This is a good time for kids to catch up on any homework that they may not have finished, or catch up on a little extra sleep before bundling up and heading out the door.
Congregation Or Shalom, 205 Old Grassy Hill Road announced that Thursday’s morning Minyan service has been canceled due to the predicted bitter cold and sub-zero wind-chill, along with residual ice that could put members in danger.
They ask that everyone stay warm and safe.
Tonight, after coming home from a full day’s work at their paying jobs, our Orange volunteer firefighters will be out in the freezing cold on Hydrant Detail.
They’ll be shoveling out the fire hydrants in YOUR neighborhoods that are covered in snow and ice.
The firefighters know all too well how long it takes to clear a hydrant, and how precious those extra minutes are when they have to get to a home for a fire emergency.
If YOU have a hydrant near your home, PLEASE shovel it out.
UIL Holdings Corporation (NYSE: UIL) and its operating companies urge customers to take measures to stay safe and warm during the bitterly cold weather that’s forecast this week for Connecticut and Massachusetts.
The risk of fire, carbon monoxide exposure and other hazards can increase as residents seek to stay warm during the extreme cold, said James P. Torgerson, president and chief executive officer of UIL Holdings, corporate parent of The United Illuminating Company, The Southern Connecticut Gas Company, Connecticut Natural Gas Corporation and The Berkshire Gas Company.
“As this extreme cold weather sets in, we encourage our customers to take a look around their homes and make sure they’re able to keep themselves and their families warm in the days ahead, and to identify any potential safety risks that need to be addressed,” Torgerson said.
Here are some safety tips for the extreme cold.
If you are unable to keep your home heated safely and comfortably, call Infoline at 211 in Connecticut or Massachusetts for resources that can help you and your family. When exposed to cold temperatures, wear warm clothing in order to avoid hypothermia. The elderly and infants are especially susceptible to hypothermia. Excessive shivering, drowsiness, speech difficulties, irregular heartbeat and unconsciousness are all signs of hypothermia. If someone in your household exhibits these traits, get medical attention immediately.
- For information about hypothermia, visit the U.S. Centers for Disease Control and Prevention at http://emergency.cdc.gov/disasters/winter/staysafe/hypothermia.asp
Stove and Range
The stove, range and other kitchen appliances are designed for cooking, not heating. Please avoid using appliances improperly. In addition to creating a fire hazard, a natural gas stove or oven can present a carbon-monoxide risk when used for space heating.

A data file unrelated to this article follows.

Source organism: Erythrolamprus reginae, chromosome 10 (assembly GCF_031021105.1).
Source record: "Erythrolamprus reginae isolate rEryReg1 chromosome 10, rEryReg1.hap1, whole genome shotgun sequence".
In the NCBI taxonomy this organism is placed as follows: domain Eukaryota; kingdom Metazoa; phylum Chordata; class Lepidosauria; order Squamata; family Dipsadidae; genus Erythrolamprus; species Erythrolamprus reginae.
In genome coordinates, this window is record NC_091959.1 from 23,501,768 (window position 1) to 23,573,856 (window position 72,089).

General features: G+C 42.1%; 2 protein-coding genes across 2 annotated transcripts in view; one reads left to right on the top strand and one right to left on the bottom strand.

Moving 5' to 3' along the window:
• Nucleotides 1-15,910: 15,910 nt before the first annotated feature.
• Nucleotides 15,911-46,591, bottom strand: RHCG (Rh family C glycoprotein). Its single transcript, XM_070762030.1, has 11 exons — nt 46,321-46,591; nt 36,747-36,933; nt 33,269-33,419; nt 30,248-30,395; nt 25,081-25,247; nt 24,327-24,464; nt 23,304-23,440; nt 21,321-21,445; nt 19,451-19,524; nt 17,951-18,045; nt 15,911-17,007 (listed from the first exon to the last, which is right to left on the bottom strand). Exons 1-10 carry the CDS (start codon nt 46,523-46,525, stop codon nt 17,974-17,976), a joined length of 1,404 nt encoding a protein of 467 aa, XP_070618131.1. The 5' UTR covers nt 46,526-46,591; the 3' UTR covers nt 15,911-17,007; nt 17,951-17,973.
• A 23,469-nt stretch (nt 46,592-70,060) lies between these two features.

Use a space heater that has been tested and certified by a nationally recognized testing laboratory. Read and follow the manufacturer’s instructions. Never use a device designed for outdoor use indoors. Place the space heater on a level surface away from foot traffic, at least 3 feet from combustible materials. Inspect the cord for fraying, and after plugging it in, periodically feel the cord near the outlet to make sure the plastic is not getting hot. Do not run the space heater cord under a rug or carpeting, and never use an extension cord for a space heater. Keep children and pets away, and turn off the space heater when you leave the area.
- For more space heater safety information, visit the Consumer Product Safety Council athttp://www.cpsc.gov/onsafety/2010/11/space-heater-safety
Heating, Hot Water and Plumbing
Keep the furnace area clear of flammable materials and keep vents clear to provide a good air supply to your heating system to ensure proper combustion. Don’t ignore drips or odd noises from your heating system — call your heating company to investigate. Wrap exposed pipes in your basement with pipe insulation to help them retain heat and avoid freezing.
- The American Red Cross offers additional tips for avoiding frozen pipes athttp://www.redcross.org/prepare/disaster/winter-storm/preventing-thawing-frozen-pipes
Fire and Carbon Monoxide Detectors
Place smoke and carbon monoxide alarms on every level of your home, outside of sleeping areas and inside each bedroom. Test your smoke and carbon monoxide detectors monthly to make sure the batteries are working, and replace the batteries at least twice a year. Carbon monoxide is odorless, colorless and tasteless, but toxic. It is the product of incomplete combustion, which can result from a furnace or space heater problem. Symptoms of CO poisoning mimic the flu, so make sure the CO detector is in working order.
- For more information, visit the National Fire Protection Association, http://www.nfpa.org
The weather situation that we are in for Friday involves two pieces of energy that need to phase together at the right time to bring CT a significant snow event.
At this time the Forecast Models phase those two pieces of energy just a tad too late to bring major snow but I still will not rule out the possibility of a few inches. This is because it is very cold and just a little bit of moisture can make for a few inches of fluffy snow.
Models are pretty consistent with the timing and strength of the storm. It would be likely to be a late Friday into Saturday Morning event.
As of right now, not to big of a deal, a few inches is a stretch but is still possible. I will keep updating as new data comes in.